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David Lauren

David Lauren contemplated kicking off his keynote speech at WWD’s Media + Style summit by joking that Polo Ralph Lauren would stop advertising. But instead of sending shudders through the audience, Polo Ralph Lauren’s senior vice president of advertising, marketing and corporate communications struck a positive note, underscoring the importance of advertising in everything from print media to new media, particularly in these challenging times.

This story first appeared in the December 9, 2008 issue of WWD.  Subscribe Today.

“This is an opportunity for us to continue to advertise,” Lauren said. “Print is more important than ever, because as people pull out, as people get scared, you have to look strong. People get behind a leader. They get behind something that they feel is powerful and says something. And if you don’t say anything, then you are obsolete. Our goal is to constantly have a strong message that reinvents itself and feels fresh, and just when people are feeling hopeless, we show them hope and get them excited.”

In his presentation, Lauren outlined how in the multimedia age, the sensibility, attitude and story of Ralph Lauren can effectively be conveyed in more ways than one, from ad pages in magazines to elements on the company’s Web site, ralphlauren.com; sports marketing, and technological innovations that have enhanced Polo’s position as one of the fashion industry’s leading brands.

“This is a company about ideas, this is a company about style, and there is no better way for us to show it than through media, through magazines and through the Internet,” Lauren said. “[Ralph Lauren] tries to tell a story. He sometimes says that he is a writer, that he is crafting a movie. And everyone in it, whether you are a model in an ad or a sales person in the store, is living out that lifestyle.”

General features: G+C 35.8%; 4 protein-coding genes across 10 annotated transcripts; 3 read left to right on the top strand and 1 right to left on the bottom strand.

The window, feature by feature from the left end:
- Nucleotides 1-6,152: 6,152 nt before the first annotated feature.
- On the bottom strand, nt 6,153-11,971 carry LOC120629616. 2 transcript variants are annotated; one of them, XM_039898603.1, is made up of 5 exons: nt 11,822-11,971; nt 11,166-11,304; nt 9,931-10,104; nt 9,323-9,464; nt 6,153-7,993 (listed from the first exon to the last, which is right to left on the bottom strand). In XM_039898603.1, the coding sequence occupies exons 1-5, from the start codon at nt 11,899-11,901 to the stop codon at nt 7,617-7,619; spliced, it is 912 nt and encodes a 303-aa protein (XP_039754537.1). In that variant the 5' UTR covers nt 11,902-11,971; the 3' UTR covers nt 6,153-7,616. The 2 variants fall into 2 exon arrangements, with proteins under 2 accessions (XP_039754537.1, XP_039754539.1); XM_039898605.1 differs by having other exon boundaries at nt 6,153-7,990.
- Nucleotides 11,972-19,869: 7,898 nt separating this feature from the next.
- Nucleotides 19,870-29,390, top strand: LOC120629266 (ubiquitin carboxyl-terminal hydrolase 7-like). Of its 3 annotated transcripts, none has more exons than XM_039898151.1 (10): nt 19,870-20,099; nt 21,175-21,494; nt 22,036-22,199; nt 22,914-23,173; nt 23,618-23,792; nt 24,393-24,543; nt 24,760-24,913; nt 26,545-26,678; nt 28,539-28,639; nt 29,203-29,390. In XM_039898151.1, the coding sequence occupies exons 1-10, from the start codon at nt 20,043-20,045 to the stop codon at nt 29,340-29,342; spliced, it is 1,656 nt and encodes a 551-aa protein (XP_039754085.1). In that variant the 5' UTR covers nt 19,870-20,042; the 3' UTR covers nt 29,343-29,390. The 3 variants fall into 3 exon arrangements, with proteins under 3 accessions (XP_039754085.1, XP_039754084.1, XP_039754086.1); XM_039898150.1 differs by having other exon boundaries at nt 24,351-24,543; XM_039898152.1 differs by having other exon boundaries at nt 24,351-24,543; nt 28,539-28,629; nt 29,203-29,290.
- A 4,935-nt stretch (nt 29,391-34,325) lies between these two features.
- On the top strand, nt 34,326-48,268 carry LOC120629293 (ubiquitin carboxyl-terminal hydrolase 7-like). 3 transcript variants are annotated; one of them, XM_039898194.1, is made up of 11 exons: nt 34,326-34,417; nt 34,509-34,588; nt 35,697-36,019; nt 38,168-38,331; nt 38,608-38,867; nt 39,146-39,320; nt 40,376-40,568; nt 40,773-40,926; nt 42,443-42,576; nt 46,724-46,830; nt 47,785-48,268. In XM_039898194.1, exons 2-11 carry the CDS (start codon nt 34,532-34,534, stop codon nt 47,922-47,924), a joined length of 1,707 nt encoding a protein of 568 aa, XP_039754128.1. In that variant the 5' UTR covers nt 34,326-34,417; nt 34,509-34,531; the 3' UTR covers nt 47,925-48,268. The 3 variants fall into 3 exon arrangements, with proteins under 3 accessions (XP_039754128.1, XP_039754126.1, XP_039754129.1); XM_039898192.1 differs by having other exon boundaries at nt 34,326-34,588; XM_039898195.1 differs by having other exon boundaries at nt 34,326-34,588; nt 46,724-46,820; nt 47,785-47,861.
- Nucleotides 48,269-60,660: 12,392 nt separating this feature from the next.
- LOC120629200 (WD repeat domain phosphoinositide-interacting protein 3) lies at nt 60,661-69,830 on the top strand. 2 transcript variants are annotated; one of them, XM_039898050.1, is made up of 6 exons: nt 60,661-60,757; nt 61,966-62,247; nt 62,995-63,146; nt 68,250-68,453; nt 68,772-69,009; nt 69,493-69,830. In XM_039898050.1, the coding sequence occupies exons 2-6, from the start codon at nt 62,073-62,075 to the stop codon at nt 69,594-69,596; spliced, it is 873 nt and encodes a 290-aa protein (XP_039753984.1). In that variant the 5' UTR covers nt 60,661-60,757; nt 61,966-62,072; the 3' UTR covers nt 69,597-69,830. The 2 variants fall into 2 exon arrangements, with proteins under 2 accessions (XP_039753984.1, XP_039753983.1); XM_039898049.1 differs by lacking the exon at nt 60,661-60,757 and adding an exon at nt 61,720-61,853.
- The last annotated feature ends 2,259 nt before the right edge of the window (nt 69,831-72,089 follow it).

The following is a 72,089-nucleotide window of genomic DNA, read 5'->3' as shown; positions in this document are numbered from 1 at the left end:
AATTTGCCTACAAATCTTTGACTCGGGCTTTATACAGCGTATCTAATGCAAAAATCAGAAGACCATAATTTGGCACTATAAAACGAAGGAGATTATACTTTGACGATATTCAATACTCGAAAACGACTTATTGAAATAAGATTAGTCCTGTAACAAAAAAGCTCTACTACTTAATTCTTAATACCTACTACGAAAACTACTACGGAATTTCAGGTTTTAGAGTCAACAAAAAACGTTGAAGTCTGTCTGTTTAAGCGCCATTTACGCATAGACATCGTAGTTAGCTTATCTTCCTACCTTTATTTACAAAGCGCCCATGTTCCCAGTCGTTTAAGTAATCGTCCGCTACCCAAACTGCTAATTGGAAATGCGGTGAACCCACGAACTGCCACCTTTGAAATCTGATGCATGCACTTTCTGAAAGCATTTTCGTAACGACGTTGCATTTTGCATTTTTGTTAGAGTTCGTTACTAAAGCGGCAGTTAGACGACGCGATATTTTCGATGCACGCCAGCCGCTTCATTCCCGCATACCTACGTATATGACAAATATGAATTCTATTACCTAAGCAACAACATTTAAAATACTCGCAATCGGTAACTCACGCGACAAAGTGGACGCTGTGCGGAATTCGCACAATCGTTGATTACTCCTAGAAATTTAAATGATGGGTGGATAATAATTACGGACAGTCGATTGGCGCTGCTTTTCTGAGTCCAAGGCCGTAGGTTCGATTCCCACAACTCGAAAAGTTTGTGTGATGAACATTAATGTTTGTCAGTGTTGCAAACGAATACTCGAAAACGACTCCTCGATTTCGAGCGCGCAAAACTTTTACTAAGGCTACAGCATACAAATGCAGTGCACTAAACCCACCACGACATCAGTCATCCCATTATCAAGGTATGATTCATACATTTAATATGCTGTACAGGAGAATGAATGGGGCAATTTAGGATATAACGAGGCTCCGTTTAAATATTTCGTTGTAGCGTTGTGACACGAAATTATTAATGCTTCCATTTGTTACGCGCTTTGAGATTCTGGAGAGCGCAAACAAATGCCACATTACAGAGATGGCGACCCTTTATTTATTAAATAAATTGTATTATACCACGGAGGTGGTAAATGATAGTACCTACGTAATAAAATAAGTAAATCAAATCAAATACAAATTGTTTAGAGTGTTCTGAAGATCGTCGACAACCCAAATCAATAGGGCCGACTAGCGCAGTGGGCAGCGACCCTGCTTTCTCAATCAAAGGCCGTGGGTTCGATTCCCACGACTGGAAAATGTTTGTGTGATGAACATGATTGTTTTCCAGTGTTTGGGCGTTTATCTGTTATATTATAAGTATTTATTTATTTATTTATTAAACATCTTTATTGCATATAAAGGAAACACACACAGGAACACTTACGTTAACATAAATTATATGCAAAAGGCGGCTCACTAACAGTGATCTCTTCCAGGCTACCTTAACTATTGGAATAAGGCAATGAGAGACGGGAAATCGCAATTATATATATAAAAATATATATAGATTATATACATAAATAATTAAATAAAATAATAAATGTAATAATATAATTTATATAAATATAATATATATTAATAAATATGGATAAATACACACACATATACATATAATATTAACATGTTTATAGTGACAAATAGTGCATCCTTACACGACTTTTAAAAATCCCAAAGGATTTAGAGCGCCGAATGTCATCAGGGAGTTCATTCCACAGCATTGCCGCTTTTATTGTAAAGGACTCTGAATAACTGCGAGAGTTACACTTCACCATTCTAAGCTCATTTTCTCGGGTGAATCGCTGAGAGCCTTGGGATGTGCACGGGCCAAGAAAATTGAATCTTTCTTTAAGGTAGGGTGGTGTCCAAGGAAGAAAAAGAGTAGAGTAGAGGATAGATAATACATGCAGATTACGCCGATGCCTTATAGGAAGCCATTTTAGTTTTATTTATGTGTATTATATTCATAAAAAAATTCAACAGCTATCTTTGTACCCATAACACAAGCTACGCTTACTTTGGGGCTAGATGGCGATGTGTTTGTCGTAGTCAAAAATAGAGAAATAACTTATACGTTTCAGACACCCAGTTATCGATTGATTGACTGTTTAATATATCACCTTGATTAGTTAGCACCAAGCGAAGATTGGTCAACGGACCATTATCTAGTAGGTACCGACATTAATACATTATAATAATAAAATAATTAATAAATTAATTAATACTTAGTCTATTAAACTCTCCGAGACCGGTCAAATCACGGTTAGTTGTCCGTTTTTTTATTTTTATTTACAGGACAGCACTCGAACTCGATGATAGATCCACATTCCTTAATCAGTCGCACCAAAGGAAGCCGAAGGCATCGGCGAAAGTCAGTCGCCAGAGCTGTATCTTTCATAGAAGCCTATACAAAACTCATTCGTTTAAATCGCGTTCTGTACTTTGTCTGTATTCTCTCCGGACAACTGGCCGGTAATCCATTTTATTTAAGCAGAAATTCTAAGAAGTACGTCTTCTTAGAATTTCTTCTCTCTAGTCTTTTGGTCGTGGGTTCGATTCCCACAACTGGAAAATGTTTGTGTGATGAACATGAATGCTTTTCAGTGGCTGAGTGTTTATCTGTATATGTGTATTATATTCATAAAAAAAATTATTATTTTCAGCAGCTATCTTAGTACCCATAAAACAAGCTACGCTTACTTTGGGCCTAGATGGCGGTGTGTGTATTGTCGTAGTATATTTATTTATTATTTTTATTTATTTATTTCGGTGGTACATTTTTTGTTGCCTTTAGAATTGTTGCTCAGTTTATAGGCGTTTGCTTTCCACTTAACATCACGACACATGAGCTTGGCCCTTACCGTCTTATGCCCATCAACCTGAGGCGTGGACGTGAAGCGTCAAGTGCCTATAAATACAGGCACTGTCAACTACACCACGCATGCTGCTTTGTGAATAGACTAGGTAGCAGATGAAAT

It’s a lifestyle he is all too familiar with. Ralph Lauren, his father, started the company 41 years ago, and has since pioneered, redefined and refined the concept of lifestyle advertising like few others in fashion. David Lauren joined Polo in 2000 to spearhead the launch of the company’s Internet business.

At Polo, the Duke University alum — who started Swing Magazine at college and eventually got it published nationwide in a partnership with Hachette Filipacchi — set out to bring the brand’s essence to life on flat screens, and he continues to seek new ways to do that as technology advances.

“How do you stand out? How do you do something that’s unique?” Lauren said. “That’s the challenge that we are faced with every day and that’s what we try to do every day.

“We continue to believe that magazines are an amazing way to express what this brand is about, but we are also exploring a lot of new ways,” he added.

Case in point: ralphlauren.com. When starting the company’s online business nine years ago, Lauren pursued a theory of “merchan-tainment” — a blending of merchandising and entertainment, backing the merchandise pages with a constant flow of editorial features, celebrity interviews, video clips and a Ralph Lauren Style Guide, where online shoppers can read about the different ways to style the looks of the season.

“We started with videos, articles, movies, information about the product done in very cinematic ways that no one was touching,” he said. “People said, ‘No one is going to watch videos.’ We started this with NBC, and to start a media company was literally unheard of. Our goal was not to stop at a Web site. It was to develop a magazine, television and all kinds of new media.”